Master the art of writing functions in the Tandem Advanced Command Language (TACL) progam in this 5-day course. Through student projects and hands-on labs, you will gain valuable experience with TACL programming. After completing this course, you will be able to write macros and routines, perform file I/O, use structured data, and write server functions.
- Concepts and Facilities course
- Knowledge of at least one other programming language
- At least six months of programming experience
- System programmers
- System and network managers
- Application designers
- Application programmers
- System analysts
- Data communications programmers and analysts
- Overview of TACL features.
- Directories and segments.
- writing functions-macros.
- Writing functions - #LOOP.
- Writing functions - debugging.
- Writing functions - routines.
- Inline processing.
- Define process.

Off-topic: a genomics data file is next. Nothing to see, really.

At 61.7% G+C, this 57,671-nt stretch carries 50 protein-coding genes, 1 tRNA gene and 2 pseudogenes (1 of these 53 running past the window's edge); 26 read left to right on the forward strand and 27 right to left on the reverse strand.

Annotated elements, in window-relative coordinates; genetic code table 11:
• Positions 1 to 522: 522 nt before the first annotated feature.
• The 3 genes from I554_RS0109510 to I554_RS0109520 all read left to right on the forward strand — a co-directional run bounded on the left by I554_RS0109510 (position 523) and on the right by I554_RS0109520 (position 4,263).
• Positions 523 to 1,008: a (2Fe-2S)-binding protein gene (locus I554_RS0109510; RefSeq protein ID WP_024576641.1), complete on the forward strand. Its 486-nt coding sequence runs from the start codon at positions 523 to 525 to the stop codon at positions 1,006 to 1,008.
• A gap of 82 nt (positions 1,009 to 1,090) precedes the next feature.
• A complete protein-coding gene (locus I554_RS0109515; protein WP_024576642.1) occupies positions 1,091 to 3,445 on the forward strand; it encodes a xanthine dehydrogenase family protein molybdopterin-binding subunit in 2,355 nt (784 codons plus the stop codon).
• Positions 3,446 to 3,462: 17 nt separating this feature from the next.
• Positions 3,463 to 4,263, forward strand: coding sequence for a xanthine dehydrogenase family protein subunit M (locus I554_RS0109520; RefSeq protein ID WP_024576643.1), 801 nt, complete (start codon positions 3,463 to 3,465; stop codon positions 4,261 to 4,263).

- Using DEFINEs.
- TACL variables.
- Editing variables.
- Writing functions - #IF.
- Writing functions - #CASE.
- Writing functions - file I/O.
- Using structures.
- Writing functions - server files.
- Writing functions - exception.
overview of TACL features
- Productivity aids provided by TACL: HISTORY, FC, ? , ! HELP facility
- Function key, custom prompts, file name templates, and macro files
- TACL features as a programming language
- Obtaining information about variables using either commands or built-in functions
- Using commands or built-in functions to create, initialize, modify, and eliminate variables
- Concept of a 'frame' and how it relates to managing variables
- Variable stacks and their levels: what they are and how to create, reference, and eliminate them
- Syntax rules for writing TACL functions
- Lab Exercise (20 minutes): Learn and understand how to logon and use TACL function keys
directories and segments
- Creating a segment file containing a library function
- Using the existing segment file by attaching it to a directory
- Getting information on the segment file
- Syntax rules for writing TACL functions
- Lab Exercise (30 minutes): Learn to create and use a segment file
- Performing variable file I/O
- Performing global editing of a variable
- Performing line editing of a variable
- Performing character editing of a variable